13:31 GMT17 February 2020
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    The French government may end up facing not one but two votes of no-confidence after it decided to force the highly unpopular labor bill through parliament without the National Assembly’s approval.

    In a response to Prime Minister Manuel Valls resorting to Article 49.3 to adopt the new law without the need of parliamentary approval, the right-wing opposition has called a vote of no confidence in the government to be held on Thursday.

    At the same time a group of left-wing MPs has also declared its intent to initiate another vote of no confidence on this issue, which would be for the first time in France’s political history.

    "Left-wing MPs to whom I belong are preparing to call in another vote of no confidence, on different grounds than the one put forward by the right. And we hope that during the next day or two we can gather enough signatures to put this procedure in motion. If we succeed, we’ll achieve something unprecedented – it would be the first time that a single bill causes two votes of no confidence at once, even though these votes would have different origins," Socialist Party MP Jérôme Lambert told Sputnik.

    He further explained that the vote of no confidence initiated by the Republicans has little chance to succeed because the right-wing parties don’t hold the majority in National Assembly. Therefore, the left-wing MPs decided to also call a vote of no confidence protesting against certain aspects of the labor bill that weren’t debated, such as the employer’s new ability to potentially decrease overtime pay.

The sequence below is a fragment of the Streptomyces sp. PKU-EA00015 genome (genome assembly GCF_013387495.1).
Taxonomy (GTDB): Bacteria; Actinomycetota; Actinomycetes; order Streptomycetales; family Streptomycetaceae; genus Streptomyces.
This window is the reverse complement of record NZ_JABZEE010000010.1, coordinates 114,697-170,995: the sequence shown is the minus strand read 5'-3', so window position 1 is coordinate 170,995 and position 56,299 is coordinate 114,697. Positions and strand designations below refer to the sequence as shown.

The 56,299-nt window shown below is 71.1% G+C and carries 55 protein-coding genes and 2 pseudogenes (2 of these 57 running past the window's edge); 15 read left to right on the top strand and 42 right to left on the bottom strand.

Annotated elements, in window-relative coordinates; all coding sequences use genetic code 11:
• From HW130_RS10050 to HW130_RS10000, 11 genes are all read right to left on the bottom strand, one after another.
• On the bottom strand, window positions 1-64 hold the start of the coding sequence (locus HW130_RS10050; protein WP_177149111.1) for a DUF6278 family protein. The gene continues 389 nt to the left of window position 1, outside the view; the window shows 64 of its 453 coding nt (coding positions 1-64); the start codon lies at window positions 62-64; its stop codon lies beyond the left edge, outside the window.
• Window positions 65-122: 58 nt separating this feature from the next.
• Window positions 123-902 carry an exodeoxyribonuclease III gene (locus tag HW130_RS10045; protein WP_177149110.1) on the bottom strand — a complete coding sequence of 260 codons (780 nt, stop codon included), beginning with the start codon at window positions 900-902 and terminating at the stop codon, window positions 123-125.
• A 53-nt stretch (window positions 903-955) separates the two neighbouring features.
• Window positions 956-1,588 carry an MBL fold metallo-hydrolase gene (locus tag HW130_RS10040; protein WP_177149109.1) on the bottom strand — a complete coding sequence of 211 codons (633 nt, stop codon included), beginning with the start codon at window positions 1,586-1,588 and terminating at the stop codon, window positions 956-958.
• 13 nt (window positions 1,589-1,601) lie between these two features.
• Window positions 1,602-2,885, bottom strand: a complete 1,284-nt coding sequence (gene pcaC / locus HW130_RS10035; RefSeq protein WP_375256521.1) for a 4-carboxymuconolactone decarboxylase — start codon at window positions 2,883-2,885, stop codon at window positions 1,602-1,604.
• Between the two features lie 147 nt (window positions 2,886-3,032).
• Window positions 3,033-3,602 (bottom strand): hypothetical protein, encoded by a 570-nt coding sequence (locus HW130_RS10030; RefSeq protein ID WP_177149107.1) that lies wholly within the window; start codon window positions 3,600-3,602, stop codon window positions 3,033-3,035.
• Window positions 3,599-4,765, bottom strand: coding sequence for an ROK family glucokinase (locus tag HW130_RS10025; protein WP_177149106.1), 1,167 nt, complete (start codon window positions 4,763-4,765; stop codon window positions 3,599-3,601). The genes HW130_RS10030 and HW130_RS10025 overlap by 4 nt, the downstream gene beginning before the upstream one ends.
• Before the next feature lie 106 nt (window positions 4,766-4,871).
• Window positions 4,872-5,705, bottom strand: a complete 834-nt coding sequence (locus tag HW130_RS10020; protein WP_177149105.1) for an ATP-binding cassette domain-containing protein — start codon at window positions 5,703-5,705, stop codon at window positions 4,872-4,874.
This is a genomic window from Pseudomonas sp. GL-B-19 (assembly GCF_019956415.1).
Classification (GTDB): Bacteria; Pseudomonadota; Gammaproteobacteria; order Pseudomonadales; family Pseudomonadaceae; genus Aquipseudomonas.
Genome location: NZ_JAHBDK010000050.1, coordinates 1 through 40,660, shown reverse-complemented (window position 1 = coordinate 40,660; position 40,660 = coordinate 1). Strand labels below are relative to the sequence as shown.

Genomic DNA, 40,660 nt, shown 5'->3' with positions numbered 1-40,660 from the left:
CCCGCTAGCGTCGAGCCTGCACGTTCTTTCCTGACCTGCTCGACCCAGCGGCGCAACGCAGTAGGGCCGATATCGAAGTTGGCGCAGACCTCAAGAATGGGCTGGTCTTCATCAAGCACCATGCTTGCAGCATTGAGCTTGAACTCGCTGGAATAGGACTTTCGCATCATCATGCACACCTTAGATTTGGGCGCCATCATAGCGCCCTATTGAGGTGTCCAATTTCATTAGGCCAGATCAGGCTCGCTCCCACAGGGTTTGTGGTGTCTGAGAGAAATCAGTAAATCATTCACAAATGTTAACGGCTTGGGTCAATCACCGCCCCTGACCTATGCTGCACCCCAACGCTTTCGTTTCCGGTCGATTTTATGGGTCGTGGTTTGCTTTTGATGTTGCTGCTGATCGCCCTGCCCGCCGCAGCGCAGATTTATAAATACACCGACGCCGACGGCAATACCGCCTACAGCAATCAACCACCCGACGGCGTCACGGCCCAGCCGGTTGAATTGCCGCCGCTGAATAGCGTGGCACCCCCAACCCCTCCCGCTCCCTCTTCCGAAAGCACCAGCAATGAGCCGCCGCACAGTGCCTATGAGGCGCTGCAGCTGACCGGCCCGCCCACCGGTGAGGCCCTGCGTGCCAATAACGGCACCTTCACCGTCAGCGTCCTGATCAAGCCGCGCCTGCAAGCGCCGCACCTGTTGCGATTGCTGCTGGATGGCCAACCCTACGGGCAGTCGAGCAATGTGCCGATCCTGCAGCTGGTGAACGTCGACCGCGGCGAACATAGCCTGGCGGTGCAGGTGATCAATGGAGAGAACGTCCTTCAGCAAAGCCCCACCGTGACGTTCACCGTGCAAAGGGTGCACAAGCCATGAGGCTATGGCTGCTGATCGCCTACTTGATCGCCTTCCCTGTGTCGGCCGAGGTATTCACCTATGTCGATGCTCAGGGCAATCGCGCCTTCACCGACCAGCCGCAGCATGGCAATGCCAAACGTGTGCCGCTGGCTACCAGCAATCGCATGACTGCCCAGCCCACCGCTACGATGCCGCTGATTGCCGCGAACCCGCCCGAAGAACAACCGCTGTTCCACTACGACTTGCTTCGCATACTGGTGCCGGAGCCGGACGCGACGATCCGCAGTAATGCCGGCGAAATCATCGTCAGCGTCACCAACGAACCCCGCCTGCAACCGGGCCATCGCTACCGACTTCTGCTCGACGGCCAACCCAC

Lambert also admitted that it would prove difficult to amass the necessary amount of signatures for this initiative.

    "We, the left, held a meeting with members of the communist left-wing faction… There were representatives of all of the left-wing factions of the Assembly. But we need 58 signatures, and there were only about forty of us there, so we need to find about 20 MPs whom we could convince to support us," he said.

    Meanwhile, Republican MP Jacques Myard pointed out that while the no confidence votes are likely to fail, the current situation speaks volumes about the French government and President Hollande losing people’s trust.

    "We actually never had such a president who enjoyed such a weak popular support, so I think this is a failure. And I don’t think that Hollande will be able to salvage the situation… I don’t even think that he could take part in the next presidential elections," he concluded.


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    protest, opposition, labor reform, vote of confidence, French National Assembly, Jacques Myard, Jerome Lambert, Francois Hollande, Manuel Valls, France
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